I get it that no one is perfect, I get it. Compared to their established powerhouses like say, BIGBANG, SUPER JUNIOR and 2PM – these contestants are rookies after all; raw at the edges and amateurish. But when I watched the qualifying rounds leading to the first live, as 2000 Won kept slumming further into themselves the more the judges kept going at them, I’m ugh – rattled. Is it just me or they clearly seem to Have A Case against these boys? Yes they’re a little bit desperate at one point, yes they keep falling short of bringing in their A-game, but can one really blame them at that point? I think they’re about my age and thus are not teenagers anymore, but these two clearly have been trying to Make It Big seriously and really, even the strongest person breaks at repeated put-downs. JYP especially – what is his deal against these boys? He keeps going all, “I’m not impressed,” over and over at whatever they do that please tell me how could they possibly not finally cave in and feel disheartened?
2) Their obvious bias towards Bang Ye Dam
DUDE. I thought judges are supposed to be neutral? Maybe the kid is a whiz-wonder – I don’t know and I’ll withheld judgment because I just don’t see whatever they see in him – but seriously, favoritism much? He’s talented yes, and definitely even more so for a kid his age, but that’s the thing – he’s still a kid! His voice will break and he’s still so, so young that though he’s got his A-games going on – one simply cannot ascertain right now I think, that he’ll be oh, the next Michael Jackson or something. Having musically-inclined parents don’t give you automatic entry, you know? It gives you an advantage, but not necessarily an edge. I think he’s a good kid, really cute too, don’t get me wrong – this isn’t a personal jab. But I have issues with this obvious favoritism because when last I checked, judges are supposed to be neutral. I get it that in the KPop idol-factory obsession, the younger you are, the more marketable you are and higher potential to be trained et cetera, but there must be a line to be drawn when comparing against a mosquito voice versus someone who harmonizes like the likes of Andrew Choi and even one-half of 2000 Won. You can’t put them on the same scales in comparing their natural talents! I don’t think so, at least.
3) The following sentence stated and agreed upon in the case of Kim Do Yun who withdrew,
“She chose to gave up on her dreams.”
Wait a minute, hold up on that! You said she did what? Gave up on her dreams? Dude, I beg to differ. She didn’t give up on any dreams – she just realized that her aspirations lie elsewhere and thus, not only acted bravely, but also maturely and realistically. I get it that KPop is Big – the capital B is intentional – in their music scene and yes, internationally as well, and they’re the main 3 producers behind so many KPop wonders; I get it, I’ll give credit where it’s due. But I think they’re being a little too full of themselves, thinking everyone would want to be like them and in terms of making it in the music scene, that this KPop-manufactured sound and image are the only ways to go about it. I don’t believe so – rather, I don’t want to believe so. Clearly this thing called Identity still exists even in the most manufactured entertainment world.
Perhaps I’m making a mountain out of a mole – perhaps even, the translator had misinterpreted what they meant, but if the statement was indeed said and conveyed as is, ugh – that’s just annoying.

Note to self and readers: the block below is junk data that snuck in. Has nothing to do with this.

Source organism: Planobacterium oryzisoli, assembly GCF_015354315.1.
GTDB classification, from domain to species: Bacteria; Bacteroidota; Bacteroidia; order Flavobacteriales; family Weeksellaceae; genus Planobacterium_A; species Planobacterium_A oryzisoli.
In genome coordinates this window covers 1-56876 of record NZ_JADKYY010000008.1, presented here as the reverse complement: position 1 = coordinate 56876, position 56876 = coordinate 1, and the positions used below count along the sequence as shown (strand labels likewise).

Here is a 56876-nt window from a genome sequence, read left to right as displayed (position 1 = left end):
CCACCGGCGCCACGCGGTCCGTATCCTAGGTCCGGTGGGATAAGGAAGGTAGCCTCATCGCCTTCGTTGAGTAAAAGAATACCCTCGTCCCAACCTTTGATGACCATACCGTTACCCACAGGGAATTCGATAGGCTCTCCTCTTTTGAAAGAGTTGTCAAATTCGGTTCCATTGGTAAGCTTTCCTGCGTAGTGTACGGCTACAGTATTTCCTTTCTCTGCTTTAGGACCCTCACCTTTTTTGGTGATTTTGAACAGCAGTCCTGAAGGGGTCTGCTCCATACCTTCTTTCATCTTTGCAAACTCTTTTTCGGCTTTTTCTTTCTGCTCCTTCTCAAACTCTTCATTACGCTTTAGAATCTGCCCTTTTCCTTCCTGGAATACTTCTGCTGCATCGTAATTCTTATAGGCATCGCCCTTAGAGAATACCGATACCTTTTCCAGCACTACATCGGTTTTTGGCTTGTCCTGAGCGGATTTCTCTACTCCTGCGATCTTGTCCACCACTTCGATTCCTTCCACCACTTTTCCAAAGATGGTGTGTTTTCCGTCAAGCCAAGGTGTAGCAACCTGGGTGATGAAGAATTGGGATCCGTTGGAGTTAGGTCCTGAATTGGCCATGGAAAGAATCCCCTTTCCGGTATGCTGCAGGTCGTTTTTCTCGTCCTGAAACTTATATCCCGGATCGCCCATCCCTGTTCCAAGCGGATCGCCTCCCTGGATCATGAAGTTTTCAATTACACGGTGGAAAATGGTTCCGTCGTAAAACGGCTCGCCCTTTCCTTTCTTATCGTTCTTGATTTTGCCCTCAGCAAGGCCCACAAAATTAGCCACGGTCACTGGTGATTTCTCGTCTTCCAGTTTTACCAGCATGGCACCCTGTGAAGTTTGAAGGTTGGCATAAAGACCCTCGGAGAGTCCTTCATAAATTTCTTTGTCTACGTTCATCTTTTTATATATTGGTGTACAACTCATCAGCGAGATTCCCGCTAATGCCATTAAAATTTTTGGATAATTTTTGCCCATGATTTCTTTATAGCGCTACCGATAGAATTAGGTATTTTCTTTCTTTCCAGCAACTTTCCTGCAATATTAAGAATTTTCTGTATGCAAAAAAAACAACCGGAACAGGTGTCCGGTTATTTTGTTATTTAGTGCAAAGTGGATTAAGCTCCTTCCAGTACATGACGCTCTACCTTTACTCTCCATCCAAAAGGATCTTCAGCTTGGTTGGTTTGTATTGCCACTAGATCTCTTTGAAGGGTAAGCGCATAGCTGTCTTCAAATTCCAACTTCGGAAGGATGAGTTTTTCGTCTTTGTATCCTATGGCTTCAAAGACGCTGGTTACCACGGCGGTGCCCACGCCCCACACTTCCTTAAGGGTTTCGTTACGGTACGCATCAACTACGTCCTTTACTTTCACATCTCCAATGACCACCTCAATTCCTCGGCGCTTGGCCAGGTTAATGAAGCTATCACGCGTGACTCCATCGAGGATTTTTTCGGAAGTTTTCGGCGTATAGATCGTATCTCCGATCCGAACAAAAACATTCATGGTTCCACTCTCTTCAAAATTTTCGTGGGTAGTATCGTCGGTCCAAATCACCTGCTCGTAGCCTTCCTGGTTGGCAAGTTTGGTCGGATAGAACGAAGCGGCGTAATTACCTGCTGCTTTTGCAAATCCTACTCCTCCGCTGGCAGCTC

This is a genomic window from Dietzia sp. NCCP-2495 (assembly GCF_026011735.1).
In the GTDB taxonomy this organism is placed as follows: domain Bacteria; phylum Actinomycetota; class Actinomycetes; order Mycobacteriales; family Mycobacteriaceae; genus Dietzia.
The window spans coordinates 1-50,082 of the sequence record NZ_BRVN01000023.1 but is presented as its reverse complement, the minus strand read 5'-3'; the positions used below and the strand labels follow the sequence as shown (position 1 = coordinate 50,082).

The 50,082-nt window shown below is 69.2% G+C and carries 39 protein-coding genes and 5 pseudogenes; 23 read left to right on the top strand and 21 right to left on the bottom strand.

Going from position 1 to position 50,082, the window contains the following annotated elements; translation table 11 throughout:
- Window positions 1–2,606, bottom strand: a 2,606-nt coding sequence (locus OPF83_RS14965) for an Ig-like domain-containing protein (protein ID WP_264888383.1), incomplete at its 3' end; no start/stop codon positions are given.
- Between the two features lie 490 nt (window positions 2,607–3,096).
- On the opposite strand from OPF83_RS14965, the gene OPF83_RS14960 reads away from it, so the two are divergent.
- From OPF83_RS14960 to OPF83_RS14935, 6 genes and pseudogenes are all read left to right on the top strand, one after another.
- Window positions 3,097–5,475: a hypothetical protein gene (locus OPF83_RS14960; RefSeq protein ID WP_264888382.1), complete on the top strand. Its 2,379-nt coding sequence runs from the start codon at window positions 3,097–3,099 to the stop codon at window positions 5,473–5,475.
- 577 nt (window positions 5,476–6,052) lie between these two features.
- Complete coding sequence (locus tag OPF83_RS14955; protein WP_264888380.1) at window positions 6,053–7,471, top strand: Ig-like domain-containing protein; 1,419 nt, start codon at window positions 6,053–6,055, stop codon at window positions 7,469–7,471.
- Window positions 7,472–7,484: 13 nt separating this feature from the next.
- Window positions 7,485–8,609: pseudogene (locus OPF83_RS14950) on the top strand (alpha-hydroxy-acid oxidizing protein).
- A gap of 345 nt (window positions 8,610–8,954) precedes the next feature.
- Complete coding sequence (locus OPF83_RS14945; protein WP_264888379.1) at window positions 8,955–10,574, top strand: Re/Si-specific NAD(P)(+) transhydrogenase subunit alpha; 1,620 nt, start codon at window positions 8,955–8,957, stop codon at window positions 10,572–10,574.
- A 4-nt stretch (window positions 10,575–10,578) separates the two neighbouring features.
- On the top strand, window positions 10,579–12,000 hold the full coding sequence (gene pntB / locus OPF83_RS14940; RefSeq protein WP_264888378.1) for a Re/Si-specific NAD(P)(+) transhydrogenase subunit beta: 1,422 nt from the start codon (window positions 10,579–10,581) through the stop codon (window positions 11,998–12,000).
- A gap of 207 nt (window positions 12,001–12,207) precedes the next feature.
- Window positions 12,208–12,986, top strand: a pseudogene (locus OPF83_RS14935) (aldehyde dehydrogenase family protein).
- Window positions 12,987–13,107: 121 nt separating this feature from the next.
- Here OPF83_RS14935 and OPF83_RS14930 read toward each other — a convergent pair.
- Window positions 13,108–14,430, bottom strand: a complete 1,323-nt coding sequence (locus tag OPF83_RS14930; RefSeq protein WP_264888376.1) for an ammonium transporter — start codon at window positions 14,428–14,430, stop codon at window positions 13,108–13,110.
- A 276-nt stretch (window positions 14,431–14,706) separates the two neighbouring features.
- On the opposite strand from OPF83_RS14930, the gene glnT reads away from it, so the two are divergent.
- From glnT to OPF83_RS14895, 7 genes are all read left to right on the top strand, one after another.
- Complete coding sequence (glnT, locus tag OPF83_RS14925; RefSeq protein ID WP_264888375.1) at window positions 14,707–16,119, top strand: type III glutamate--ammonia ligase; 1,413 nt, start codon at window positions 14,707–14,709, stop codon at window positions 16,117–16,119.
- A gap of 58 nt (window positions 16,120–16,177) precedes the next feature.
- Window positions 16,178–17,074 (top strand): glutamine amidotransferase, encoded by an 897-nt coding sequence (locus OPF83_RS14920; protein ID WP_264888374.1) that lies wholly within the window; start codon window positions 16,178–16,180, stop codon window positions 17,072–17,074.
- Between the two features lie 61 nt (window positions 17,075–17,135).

4) Their perception that Akdong Musician will not and or cannot make it big if they don’t stick to mainstream sounds and type
Excuse my language but the f*ck? I recall JYP and YG saying something along these lines at the top 10 qualifier and again following their first live performance. Say what? Say what? They’re not able to capture audiences if they don’t stick to more commonplace chords and stuff? Dude, Akdong Musician is so bloody talented and even more so because they’re just so unique; original. I’d commented and said this in response to an op-ed article in Seoulbeats, and I still think so: Akdong Musician just seems to me, personally, more suited to the indie genre and smaller label companies. I would hate hate hate to see them lose their flavor and originality at the expense of going mainstream and selling their souls and identities to the big leagues. I don’t believe that they won’t be successful if they don’t stick to more KPop-common trends and music because Akdong Musician‘s selling point in my opinion at least, is their music. It’s not all about the music, I agree, but I believe the basis of qualitative sticky factor in the end comes down to music after all. It’s the same concept in not flaunting one’s own traits – if you’re talented or good at whatever you do, your actions will speak for you.
Ah, okay. I’ve ranted all these out of my system – I feel so much better now, aha.
In hindsight, again I will attest that I don’t dislike the judges and especially, I’m definitely not attempting personal jabs – I don’t know anyone related to this show on a personal level! – but I just strongly feel that despite how high up there you may be, you musn’t forget that 1) you could be wrong in your talent-eye or assessment, 2) unconventional is not at all an automatic No-Go and 3) dreams are dynamic.
I’m aware I’m being especially critical, but no one is perfect after all – regardless how mainstream one is or how KPop-producin’ you’ve been and are. I’ll be watching this show following the release of the English subtitled episodes – here’s to hoping the later live shows are more enjoyable and give credit where effort, talent and sincerity are due!